Pennisi, Elizabeth, “Girth and the Gut (Bacteria),” Science, 332 (April 1, 2011). Intriguing insights into the role the gut bacteria may play in obesity. (See also, “Gut Flora & Obesity” [2:47 minute video].)
Cara Rosenbloom, RD, “Wheat Has Not Changed” on Food & Nutrition (July 6, 2015).
Sission, Mark, “Is Going Grain Free Healthy?” Mark’s Daily Apple blog (May 22, 2012).
Thacker, Darshana, “My $1.50 a Day Challenge: Eating a Plant-Based Diet on an Austere Budget,” Forks Over Knives website (September 10, 2013). “The main lesson I learned is that to feed a hungry world we need to focus our resources on simple starchy staple foods, which provide the highest number of reasonably nutritious calories for the least amount of money.”
Travis, “The Asian Paradox: End of the Line for Low Carb Diets?” The McDougall Newsletter (August 2013). This article is significant for gathering a number of scientific studies that demonstrate the superiority of a high-carbohydrate diet over low-carb diets. This is supported by evidence from health large populations, like the Asians who have traditionally eaten a high-carbohydrate diet.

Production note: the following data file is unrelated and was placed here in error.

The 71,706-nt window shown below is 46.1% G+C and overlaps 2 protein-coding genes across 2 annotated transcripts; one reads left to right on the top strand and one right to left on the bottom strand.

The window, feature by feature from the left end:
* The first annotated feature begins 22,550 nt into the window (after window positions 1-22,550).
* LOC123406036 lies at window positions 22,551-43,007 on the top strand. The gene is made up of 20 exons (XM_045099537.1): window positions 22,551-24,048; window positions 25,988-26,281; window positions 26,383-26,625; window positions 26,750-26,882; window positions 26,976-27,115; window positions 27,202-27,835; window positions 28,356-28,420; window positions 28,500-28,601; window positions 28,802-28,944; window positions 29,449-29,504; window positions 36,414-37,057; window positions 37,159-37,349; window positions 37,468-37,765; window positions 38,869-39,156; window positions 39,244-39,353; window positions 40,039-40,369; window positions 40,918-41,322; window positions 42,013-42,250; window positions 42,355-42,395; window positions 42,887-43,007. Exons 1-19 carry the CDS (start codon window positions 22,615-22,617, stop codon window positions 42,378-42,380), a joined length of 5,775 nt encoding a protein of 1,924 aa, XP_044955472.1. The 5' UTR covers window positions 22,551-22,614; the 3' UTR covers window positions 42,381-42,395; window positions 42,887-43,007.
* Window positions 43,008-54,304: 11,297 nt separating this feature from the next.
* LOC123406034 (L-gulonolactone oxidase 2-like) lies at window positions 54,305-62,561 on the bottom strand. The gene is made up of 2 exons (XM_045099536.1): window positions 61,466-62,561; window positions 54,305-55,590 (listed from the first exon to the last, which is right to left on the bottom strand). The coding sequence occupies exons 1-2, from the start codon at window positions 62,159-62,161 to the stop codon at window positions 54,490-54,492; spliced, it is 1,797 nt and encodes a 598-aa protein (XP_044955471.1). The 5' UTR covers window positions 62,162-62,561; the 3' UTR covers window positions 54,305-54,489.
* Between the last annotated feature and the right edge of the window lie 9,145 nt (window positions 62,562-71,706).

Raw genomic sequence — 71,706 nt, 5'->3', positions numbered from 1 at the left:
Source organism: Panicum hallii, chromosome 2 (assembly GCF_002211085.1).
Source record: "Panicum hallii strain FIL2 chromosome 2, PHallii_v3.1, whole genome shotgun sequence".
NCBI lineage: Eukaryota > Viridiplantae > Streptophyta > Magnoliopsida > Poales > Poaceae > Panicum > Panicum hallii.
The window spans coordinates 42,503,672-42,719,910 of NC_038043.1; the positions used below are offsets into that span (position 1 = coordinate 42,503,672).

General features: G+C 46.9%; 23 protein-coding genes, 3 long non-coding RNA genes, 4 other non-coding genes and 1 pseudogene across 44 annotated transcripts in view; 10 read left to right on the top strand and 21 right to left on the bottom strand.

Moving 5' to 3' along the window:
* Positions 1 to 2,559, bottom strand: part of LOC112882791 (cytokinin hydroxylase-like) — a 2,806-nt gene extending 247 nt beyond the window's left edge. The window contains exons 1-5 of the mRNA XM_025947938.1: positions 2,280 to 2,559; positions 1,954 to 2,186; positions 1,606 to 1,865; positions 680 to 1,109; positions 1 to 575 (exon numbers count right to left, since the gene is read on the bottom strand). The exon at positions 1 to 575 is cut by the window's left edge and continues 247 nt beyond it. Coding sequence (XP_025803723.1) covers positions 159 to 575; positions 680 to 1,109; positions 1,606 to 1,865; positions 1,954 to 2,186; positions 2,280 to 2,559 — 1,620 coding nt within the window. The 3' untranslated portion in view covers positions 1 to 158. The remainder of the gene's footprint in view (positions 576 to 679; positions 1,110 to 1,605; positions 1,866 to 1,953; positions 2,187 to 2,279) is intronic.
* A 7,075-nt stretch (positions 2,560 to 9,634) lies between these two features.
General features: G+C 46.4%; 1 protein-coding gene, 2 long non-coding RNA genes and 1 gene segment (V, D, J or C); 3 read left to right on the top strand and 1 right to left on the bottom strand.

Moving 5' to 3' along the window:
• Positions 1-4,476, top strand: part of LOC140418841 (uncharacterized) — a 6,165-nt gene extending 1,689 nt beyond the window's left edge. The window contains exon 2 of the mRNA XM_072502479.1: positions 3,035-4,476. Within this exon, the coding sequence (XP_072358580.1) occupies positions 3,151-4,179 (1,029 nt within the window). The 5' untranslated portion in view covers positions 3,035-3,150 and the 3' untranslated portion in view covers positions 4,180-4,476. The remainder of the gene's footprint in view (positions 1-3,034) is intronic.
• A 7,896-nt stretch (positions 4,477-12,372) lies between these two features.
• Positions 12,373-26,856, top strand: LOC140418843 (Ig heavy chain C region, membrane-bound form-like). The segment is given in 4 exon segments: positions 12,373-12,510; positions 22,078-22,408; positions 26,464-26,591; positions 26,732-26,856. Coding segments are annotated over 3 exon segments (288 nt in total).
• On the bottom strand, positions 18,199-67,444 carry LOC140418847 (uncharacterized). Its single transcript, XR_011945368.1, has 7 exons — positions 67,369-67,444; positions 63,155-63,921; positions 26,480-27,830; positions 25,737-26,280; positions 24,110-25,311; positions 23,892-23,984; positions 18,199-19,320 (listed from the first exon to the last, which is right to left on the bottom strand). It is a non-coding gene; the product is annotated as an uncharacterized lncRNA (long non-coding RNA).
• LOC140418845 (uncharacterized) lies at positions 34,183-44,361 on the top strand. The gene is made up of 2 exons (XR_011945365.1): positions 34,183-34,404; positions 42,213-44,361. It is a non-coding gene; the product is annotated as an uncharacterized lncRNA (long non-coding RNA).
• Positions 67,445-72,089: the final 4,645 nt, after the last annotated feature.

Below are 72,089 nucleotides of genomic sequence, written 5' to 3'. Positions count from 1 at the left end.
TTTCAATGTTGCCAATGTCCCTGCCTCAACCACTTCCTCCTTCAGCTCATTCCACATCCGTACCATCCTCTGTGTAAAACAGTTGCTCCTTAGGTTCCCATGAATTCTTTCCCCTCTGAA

Tsai, Franklin & Walter J. Coyle, “The Microbiome and Obesity: Is Obesity Linked to Our Gut Flora?” Current Gastroenterology Reports 11 (2009): 307–313. Discusses the enormity of the microorganisms in the human body, their various critical functions in the body, and the possible relationship to obesity.
Velasquez-Manoff, Moises, “Are Happy Gut Bacteria Key to Weight Loss?” Mother Jones (April 22, 2013). “Imbalances in the microbial community in your intestines may lead to metabolic syndrome, obesity, and diabetes.” We can strengthen our bodies by eating a diet high in fiber, which is only found in plant foods.